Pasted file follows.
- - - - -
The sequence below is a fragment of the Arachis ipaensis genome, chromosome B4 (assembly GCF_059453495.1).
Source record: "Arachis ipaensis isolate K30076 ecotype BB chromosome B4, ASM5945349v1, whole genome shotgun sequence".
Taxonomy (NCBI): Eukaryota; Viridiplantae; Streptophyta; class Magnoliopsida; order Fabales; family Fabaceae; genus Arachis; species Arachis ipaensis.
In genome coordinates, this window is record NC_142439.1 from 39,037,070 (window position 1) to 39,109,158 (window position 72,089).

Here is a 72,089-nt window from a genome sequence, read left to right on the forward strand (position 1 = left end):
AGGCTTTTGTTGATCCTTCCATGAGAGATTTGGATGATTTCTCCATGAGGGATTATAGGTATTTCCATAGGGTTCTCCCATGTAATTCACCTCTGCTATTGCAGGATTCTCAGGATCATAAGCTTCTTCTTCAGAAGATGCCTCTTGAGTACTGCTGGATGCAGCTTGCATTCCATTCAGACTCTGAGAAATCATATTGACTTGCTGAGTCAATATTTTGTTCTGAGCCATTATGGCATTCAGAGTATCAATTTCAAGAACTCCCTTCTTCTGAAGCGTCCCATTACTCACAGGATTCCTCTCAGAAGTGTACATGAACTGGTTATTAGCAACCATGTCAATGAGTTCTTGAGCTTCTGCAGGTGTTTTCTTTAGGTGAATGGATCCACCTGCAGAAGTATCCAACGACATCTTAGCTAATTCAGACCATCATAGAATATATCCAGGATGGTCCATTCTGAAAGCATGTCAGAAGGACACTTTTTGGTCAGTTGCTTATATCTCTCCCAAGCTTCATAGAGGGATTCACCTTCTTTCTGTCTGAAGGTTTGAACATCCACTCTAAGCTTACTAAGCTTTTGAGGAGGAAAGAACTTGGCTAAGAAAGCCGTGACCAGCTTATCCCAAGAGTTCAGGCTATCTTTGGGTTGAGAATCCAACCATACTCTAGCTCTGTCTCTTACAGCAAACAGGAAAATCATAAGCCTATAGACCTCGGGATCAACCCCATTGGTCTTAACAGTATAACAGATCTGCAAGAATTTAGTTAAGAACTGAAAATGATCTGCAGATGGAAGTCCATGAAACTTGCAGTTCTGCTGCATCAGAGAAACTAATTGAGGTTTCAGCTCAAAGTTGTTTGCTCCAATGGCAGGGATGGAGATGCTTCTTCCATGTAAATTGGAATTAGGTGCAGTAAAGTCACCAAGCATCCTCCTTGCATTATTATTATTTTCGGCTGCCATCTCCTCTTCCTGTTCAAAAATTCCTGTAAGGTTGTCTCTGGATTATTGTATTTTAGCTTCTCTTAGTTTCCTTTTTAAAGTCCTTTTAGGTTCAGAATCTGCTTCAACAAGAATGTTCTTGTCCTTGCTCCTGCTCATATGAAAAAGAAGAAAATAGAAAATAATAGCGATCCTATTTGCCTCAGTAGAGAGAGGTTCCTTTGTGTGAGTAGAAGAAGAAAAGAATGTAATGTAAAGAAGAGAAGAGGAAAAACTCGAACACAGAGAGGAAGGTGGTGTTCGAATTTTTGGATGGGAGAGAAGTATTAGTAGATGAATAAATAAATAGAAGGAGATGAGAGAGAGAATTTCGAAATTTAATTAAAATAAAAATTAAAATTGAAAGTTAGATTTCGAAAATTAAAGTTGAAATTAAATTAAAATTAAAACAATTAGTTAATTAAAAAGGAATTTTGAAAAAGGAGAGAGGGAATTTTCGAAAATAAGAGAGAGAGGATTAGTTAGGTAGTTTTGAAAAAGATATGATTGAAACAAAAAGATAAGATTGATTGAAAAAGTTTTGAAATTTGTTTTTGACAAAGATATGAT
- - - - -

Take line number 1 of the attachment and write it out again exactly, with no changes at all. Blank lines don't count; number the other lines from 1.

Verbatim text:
The sequence below is a fragment of the Arachis ipaensis genome, chromosome B4 (assembly GCF_059453495.1).